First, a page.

# NumPy: numpy.stack() function

## numpy.stack() function

The numpy.stack() function is used to join a sequence of arrays along a new axis.

The axis parameter specifies the index of the new axis in the dimensions of the result. For example, if axis=0 it will be the first dimension and if axis=-1 it will be the last dimension.

numpy.stack() is useful when working with machine learning models that require a single input array. For example, when working with image data, it is common to have multiple image files that need to be joined into a single array for processing by the machine learning model.

**Syntax:**

numpy.stack(arrays, axis=0, out=None)

**Parameters:**

Name | Description | Required / Optional |
---|---|---|

arrays | Each array must have the same shape. | Required |

axis | The axis in the result array along which the input arrays are stacked. | Optional |

out | If provided, the destination to place the result. The shape must be correct, matching that of what stack would have returned if no out argument were specified. | Optional |

**Return value:**

stacked : ndarray The stacked array has one more dimension than the input arrays.

**Example: Stacking arrays vertically using numpy.stack() function**

```
>>> import numpy as np
>>> arrays = [np.random.randn(2, 3)for _ in range(8)]
>>> np.stack(arrays, axis=0).shape
(8, 2, 3)
```

The above code imports the NumPy library and generates a list of 8 arrays using a for loop. Each of the 8 arrays has 2 rows and 3 columns of random numbers generated using the np.random.randn() function.

The np.stack() function is then used to stack these arrays vertically along the first axis, which is specified by the 'axis' parameter set to 0. The resulting stacked array has a shape of (8, 2, 3) where the first dimension represents the number of arrays stacked, and the remaining two dimensions represent the shape of each of the arrays in the list.

**Example: Stacking arrays in NumPy using the np.stack() function**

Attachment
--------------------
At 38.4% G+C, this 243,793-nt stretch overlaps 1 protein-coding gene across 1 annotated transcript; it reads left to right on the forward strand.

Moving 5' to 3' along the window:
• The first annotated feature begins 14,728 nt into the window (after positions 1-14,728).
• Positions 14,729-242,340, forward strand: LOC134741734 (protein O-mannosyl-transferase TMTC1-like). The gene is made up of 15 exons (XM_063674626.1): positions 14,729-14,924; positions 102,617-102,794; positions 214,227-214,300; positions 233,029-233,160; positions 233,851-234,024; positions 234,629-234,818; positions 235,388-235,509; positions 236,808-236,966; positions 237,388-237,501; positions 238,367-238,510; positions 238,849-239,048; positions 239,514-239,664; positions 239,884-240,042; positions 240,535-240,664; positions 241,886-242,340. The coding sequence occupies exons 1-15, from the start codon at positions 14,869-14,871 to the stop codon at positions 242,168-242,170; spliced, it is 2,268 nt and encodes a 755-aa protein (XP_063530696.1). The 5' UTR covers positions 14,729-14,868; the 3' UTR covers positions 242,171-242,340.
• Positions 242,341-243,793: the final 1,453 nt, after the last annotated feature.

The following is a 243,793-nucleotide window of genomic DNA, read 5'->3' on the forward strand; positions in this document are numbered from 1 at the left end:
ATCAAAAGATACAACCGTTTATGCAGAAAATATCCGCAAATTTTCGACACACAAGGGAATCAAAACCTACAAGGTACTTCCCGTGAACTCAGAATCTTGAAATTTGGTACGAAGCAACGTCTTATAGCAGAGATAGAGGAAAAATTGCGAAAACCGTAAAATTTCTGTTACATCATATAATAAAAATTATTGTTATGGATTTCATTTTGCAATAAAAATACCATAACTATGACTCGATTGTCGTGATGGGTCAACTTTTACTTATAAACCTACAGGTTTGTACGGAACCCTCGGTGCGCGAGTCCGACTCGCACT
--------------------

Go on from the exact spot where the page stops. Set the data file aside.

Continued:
```
>>> import numpy as np
>>> np.stack(arrays, axis=1).shape
(2, 8, 3)
>>>
>>> np.stack(arrays, axis=2).shape
(2, 3, 8)
>>>
>>> x = np.array([2, 3, 4])
>>> y = np.array([3, 4, 5])
>>> np.stack((x, y))
array([[2, 3, 4],
[3, 4, 5]])
```

In the above code:

- In the first example, we stack the same list of arrays along the second axis (axis=1) to get an array of shape (2,8,3). Similarly, in the second example, we stack the arrays along the third axis (axis=2) to get an array of shape (2,3,8).
- In the third example, we stack two 1-D arrays x and y along the first axis (axis=0) to get a 2-D array of shape (2,3).

**Pictorial Presentation:**

**Example: Numpy numpy.stack() function with axis parameter**

```
>>> import numpy as np
>>> x = np.array([2, 3, 4])
>>> y = np.array([3, 4, 5])
>>> np.stack((x, y))
array([[2, 3, 4],
[3, 4, 5]])
>>> np.stack((x, y), axis=-1)
array([[2, 3],
[3, 4],
[4, 5]])
```

In the above code:

- In the first example, two 1-dimensional numpy arrays x and y are stacked together using the np.stack((x, y)) function, which by default stacks them along axis=0, producing a 2x3 array.
- In the second example, the same arrays are stacked along axis=-1 by specifying np.stack((x, y), axis=-1). This results in a 3x2 array where the two input arrays are transposed and stacked along the second axis.

**Pictorial Presentation:**

**Python - NumPy Code Editor:**

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